Number of staff and nature of the first instance authority


Country Report: Number of staff and nature of the first instance authority Last updated: 23/05/22


aditus Visit Website
Name in English Number of staff Ministry responsible Is there any political interference possible by the responsible Minister with the decision making in individual cases by the determining authority?
International Protection Agency (IPA) 23 Ministry for Home Affairs, National Security and Law Enforcement  Yes

Malta amended its Refugees Act in August 2020, transforming the Office of the Refugee Commissioner (RefCom) into the International Protection Agency (IPA) without changing its mandate. The IPA is the authority responsible for examining and determining applications for international protection at first instance.[1] The IPA is a specialised authority in the field of asylum. However, it falls under the Ministry also responsible for Police, Immigration, Asylum, Correctional Services and National Security.

The IPA is still far from being able to carry its mission autonomously and, up to the moment, heavily  relies on the support provided by European Asylum Support Office (EASO, currently European Union Agency for Asylum).[2] At the end of the year, the IPA had only 5 caseworkers in charge of conducting interviews and 3 officials drafting decisions out of the 23 staff total staff employed. This is less than previous years, in 2020, the IPA employed 28 staff, among them 19 are caseworkers. Out of these, 5 were in charge of drafting decisions on asylum applications.

EASO’s support in asylum application determination amounted to the deployment of 45 staff responsible for examining asylum applications, out of which 17 were conducting interviews and drafting recommendation to the IPA.[3]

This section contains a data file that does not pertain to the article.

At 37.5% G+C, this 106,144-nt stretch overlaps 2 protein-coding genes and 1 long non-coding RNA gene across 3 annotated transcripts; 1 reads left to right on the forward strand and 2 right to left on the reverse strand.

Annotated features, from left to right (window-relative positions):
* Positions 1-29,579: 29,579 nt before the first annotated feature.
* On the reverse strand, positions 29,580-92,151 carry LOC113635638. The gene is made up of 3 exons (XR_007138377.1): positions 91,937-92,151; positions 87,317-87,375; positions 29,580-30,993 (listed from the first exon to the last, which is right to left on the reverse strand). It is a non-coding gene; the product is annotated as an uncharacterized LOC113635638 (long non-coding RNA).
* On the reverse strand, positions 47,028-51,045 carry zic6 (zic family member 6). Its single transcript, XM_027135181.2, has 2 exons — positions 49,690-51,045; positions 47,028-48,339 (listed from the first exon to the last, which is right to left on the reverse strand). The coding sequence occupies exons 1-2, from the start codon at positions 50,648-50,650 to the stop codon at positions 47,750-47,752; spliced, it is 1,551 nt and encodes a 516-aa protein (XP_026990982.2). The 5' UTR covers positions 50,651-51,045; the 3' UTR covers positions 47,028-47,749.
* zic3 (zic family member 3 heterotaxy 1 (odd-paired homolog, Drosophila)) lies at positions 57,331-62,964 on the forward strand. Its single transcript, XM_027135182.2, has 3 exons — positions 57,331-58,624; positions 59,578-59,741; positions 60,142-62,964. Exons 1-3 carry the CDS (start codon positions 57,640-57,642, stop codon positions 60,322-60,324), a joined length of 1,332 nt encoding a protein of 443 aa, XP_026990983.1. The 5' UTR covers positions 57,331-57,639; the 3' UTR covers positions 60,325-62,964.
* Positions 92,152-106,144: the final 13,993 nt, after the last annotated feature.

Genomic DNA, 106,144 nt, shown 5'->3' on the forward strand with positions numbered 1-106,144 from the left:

In 2019, due to a large increase in sea arrivals, the Maltese authorities requested support from EASO in several areas, including the registration and lodging of applications, the interview and assessment of applications and support to increase the capacity and efficiency of the Dublin Unit. An operational and technical assistance plan was therefore signed on 24 June 2019. Up to 20 staff were deployed, including 8 caseworkers and 8 registration assistants for a period of 6 months.[4]

Given the continued increase in sea arrivals, a new plan for 2020 was signed between Malta and EASO in December 2019.[5] This plan foresaw that EASO would strengthen and increase the support already provided but also add additional support in the field of reception. The new plan included the creation of a Country of Origin Information (COI) unit and support for a quality control mechanism through the deployment of quality control officers and research officers. Additionally, EASO gradually increased support for the Agency for the Welfare of Asylum Seekers (AWAS) in the management of reception capacity/facilities, vulnerability screening and referral and age assessment.

On 11 December 2020, a new operation plan was signed with Malta for the year 2021.[6] It foresaw to strengthen the support already provided and identifies two priority needs to be addressed: firstly, improve the access to the asylum procedure and increase capacity to manage the asylum backlog at first instance determination; secondly, enhance the capacity of the Maltese authorities to implement reception standards in line with the CEAS.

In order to achieve the first objective, EASO continued to support the IPA and AWAS with information provision, screening of vulnerable cases, document analysis, registration, interview, drafting of evaluation reports but also the Agency supported the creation of a Quality Control Unit and a COI Unit. The Quality Control Unit is in charge of checking first instance evaluation reports and, in case a quality issue is noticed, the Unit sends back the report to the caseworker that drafted it for review.[7] EASO also offered support in terms of interpretation and training. These objectives were to be achieved with the deployment of 10 registration personnel and 2 Member States experts, 10 clerical personnel, 2 flow management support officers, 1 document analysis expert, 15 case workers, 3 team leaders, up to 5 Member States experts to complement the case workers and team leaders, 2 Dublin assistants, 2 quality assurance support officers, and 2 COI researchers.